Slowly introduce your new kitty to larger and larger spaces until they are comfortable having the run of the home.  This may take a few weeks, or they may want to see the entire place on the first day depending on their personality.  We've heard of stories of cats that hid for months, but given time, love and encouragement, they turned into confident cats that roamed the house when they finally felt it was time for them to emerge.

 This may not be possible in small apartments, but if there's a way to make sure kitty feels comfy in their new space, it will allow them to show their personality quickly and feel right at home.

 In a multi-cat home:

Adjustments to multi-cat homes can be tricky, as cats can be territorial and have a hierarchy of who's in charge (alpha, beta, etc.)  A new cat coming in means that the new cat needs to find its place in the hierarchy, and the old cats need to readjust where they stand as well.  It is common to have fights and tussles with a new cat in the home, so these tactics will hopefully reduce any aggression.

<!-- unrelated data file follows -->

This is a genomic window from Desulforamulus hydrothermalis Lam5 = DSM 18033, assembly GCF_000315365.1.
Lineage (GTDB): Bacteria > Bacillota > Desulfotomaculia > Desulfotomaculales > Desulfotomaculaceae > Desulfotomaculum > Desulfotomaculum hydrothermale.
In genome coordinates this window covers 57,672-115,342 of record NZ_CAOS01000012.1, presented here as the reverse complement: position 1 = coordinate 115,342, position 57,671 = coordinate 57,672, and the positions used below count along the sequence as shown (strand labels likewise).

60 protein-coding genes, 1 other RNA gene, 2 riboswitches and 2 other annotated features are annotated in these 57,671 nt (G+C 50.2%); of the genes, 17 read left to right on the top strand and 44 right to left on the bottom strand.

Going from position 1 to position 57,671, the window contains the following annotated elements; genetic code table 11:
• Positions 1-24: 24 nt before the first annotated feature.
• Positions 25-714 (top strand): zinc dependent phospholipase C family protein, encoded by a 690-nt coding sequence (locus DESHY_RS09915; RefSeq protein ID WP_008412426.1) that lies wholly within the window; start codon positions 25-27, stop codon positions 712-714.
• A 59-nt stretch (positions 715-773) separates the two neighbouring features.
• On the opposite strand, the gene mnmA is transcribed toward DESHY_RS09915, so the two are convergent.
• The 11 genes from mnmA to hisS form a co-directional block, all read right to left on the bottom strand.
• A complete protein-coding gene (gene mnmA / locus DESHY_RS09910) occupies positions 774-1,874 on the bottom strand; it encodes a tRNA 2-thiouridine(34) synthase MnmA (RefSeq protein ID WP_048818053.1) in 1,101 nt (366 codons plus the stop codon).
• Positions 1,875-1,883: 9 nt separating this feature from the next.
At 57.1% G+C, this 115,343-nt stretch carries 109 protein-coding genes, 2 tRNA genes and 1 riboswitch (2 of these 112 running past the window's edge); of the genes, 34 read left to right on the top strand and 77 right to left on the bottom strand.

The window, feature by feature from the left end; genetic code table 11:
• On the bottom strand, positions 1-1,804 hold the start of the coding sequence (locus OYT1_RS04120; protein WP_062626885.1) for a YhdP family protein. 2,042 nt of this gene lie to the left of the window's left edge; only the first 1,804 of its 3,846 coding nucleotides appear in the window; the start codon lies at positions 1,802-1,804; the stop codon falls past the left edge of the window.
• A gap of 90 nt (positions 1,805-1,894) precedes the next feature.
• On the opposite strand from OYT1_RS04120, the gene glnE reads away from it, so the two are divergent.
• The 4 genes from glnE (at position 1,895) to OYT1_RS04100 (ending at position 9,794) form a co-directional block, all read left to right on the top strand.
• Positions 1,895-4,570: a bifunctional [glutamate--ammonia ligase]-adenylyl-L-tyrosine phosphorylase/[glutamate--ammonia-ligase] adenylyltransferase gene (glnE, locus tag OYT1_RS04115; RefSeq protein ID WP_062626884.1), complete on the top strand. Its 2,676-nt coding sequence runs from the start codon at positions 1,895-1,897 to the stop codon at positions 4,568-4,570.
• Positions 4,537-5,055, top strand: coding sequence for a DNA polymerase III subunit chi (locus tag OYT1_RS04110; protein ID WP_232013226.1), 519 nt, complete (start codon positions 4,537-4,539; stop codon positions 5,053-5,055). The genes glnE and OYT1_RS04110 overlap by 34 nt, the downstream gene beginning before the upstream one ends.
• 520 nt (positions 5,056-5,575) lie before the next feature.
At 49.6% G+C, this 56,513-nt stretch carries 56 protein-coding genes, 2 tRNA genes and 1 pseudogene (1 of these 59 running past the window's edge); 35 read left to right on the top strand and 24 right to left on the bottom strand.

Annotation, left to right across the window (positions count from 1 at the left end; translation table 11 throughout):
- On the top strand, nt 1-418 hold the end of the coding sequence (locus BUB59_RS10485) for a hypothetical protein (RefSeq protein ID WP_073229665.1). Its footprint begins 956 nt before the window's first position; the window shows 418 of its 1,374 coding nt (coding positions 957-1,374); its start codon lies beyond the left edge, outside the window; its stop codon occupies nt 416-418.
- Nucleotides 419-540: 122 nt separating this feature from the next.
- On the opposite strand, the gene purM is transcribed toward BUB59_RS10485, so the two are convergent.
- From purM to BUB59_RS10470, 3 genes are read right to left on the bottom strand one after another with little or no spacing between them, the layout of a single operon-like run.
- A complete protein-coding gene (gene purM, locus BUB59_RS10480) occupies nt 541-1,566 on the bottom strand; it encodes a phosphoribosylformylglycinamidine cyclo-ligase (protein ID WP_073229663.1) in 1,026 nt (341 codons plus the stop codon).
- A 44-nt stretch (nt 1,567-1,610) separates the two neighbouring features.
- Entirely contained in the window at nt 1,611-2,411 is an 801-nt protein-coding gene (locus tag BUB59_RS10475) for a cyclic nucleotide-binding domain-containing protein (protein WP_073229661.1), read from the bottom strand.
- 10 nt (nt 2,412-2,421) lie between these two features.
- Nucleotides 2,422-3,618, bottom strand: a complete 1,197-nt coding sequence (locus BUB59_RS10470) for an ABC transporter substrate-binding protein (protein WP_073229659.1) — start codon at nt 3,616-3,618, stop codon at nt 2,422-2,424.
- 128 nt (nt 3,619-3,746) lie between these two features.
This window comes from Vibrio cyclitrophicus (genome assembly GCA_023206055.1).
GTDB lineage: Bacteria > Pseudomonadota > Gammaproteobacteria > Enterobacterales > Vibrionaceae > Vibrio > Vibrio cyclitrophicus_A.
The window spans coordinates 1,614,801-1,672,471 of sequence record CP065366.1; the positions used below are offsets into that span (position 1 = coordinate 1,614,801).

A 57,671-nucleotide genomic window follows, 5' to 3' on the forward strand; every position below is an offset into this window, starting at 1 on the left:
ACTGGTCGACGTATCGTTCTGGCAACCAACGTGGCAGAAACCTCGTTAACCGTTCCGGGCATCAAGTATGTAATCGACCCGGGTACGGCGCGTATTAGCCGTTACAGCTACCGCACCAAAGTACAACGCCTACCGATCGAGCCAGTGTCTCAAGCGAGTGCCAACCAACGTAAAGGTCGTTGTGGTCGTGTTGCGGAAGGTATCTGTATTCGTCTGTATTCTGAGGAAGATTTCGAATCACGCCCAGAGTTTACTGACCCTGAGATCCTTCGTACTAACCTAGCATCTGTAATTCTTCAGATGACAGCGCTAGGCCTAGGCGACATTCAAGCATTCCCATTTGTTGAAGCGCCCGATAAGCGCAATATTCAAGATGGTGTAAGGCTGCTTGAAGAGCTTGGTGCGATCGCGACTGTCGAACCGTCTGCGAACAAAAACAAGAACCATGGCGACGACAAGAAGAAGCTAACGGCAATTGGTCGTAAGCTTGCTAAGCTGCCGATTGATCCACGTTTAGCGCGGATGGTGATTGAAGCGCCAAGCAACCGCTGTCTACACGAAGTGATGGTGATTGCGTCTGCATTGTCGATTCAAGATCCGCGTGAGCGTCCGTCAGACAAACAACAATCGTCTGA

Put the new kitty in its own space.  This can be a bedroom or even a bathroom.  This serves two purposes: it allows the kitty to adjust to smells and a new location with less stress.   Also sometimes due to stress or timing, kitties can end up with a cold (just like humans!) or show signs of health issues, and you want this to happen BEFORE you introduce them to your other kitties so they can be healthy and ready for the introduction (and reduce the spread of germs).  If kitty is nervous, you can add a Feliway diffuser (that contains happy cat pheromones that reduce stress) to their room.

In the first few days to a week, trade bedding from the new cat and old cat(s) so they smell each other.  Feed the cats on either side of the door so they smell each other under the door and you create positive experiences.